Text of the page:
In electronic wire transfer, risk for unauthorized transactions lies primarily with the bank, not the customer.  the burden of proof is on the bank, not the customer.  

The requirement of the UCC that security be "commercially reasonable," trumps the Federal Financial Institution Examination Council, the FFIEC, Authentication Guidance.  Literal compliance with the Guidance may not be 'commercially reasonable."  

"Commercially reasonable" is a higher threshold than previously thought; higher than the banks have pretended.  

The court heard testimony on the pervasiveness of key-loggers and concluded that the risk of credential replay is "foreseeable."  Therefore, by default, "strong authentication" to resist such re-play is indicated.

However, such authentication is not enough.  In determining whether or not a transaction is "authorized," and again by default, banks must look beyond the credentials accompanying it to whether the transaction is reasonable for the customer in question. 

Some things are still in doubt, and some questions still open.  For example, 

We think we know that there was a key-logger on the Patco machine.  However, because Patco's agent corrupted the machine, we will never know to a certainty. 

The record is not clear as to whether "alerts" were offered or accepted.

Finally and most importantly, we still do not know what obligations, if any, Patco had if the security offered by the bank is "commercially unreasonable."  Under Article 4A there is an alternate to "commercially reasonable" security as a means for the bank to shift some or all of the liability to the customer.  Only the first was actually litigated in Patco v. Ocean Bank.  The second, authorization by means of an agreed upon security procedure, was not reached or considered by the lower court.  Under the remand, this question may arise.  There is a difference between the Patco and the bank as to whether there was such an agreement, what it called for, and whether or not Patco met its responsibility under such an agreement.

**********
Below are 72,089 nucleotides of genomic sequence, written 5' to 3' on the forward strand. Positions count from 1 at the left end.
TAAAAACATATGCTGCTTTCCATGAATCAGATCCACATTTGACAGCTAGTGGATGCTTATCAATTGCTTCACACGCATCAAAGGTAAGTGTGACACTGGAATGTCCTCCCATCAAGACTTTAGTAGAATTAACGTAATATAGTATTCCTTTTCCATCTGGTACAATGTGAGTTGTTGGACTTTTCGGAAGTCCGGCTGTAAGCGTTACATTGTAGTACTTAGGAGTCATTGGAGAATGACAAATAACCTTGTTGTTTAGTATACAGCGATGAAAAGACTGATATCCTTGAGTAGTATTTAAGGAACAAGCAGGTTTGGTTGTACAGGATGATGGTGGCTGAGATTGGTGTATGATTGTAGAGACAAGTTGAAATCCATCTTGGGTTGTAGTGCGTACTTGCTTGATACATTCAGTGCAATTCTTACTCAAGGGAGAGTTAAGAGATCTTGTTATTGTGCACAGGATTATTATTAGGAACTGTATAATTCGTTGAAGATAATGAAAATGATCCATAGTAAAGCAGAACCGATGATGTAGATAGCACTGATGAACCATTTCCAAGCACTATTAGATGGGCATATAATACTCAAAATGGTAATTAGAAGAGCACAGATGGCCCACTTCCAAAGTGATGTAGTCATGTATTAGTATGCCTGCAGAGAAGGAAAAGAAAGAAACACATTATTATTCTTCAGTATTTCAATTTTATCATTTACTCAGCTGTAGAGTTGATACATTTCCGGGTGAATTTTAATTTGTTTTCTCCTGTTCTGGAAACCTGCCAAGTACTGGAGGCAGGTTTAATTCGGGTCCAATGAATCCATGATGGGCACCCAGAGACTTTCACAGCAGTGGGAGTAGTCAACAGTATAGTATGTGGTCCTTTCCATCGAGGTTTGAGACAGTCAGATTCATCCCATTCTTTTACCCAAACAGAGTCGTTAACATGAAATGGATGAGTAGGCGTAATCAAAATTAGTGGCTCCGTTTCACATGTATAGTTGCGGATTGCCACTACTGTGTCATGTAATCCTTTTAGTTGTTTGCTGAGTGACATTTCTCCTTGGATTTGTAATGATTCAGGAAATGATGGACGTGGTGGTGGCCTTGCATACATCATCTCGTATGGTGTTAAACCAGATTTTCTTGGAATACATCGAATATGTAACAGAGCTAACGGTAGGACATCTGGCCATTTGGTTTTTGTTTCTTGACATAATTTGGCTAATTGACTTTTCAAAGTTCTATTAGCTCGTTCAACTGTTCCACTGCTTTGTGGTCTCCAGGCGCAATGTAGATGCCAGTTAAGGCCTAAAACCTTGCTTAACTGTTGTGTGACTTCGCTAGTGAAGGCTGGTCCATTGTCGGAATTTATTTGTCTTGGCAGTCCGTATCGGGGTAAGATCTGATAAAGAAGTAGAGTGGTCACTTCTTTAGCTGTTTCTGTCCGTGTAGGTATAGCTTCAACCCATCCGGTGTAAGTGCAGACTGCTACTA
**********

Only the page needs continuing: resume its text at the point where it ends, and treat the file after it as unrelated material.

The advice that we as information assurance and forensic professionals give our principals must reflect this decision.  

This is not "rocket science."  NetTeller and other commercial-off-the-shelf (COTS) software offer both strong authentication options and software for scoring the risk of a transaction.  

We should make it clear to our business clients that, while the bank must take the risk for an unauthorized transaction, the bank is not responsible for consequential damages.  Moreover, the bank will try to transfer this fundamental responsibility to them by contract.   They should choose their banks carefully, ensure that the bank offers "commercially reasonable" security, and understand and comply with their agreement with the bank.  Specifically, they should  reconcile their accounts in a timely manner, and reconcile variances promptly.  By default, "timely" equates to daily.  Finally, they must resist compromise of their systems and credentials.  I use my iPad for e-banking and recommend to my clients that they use a dedicated and locked down system for e-banking.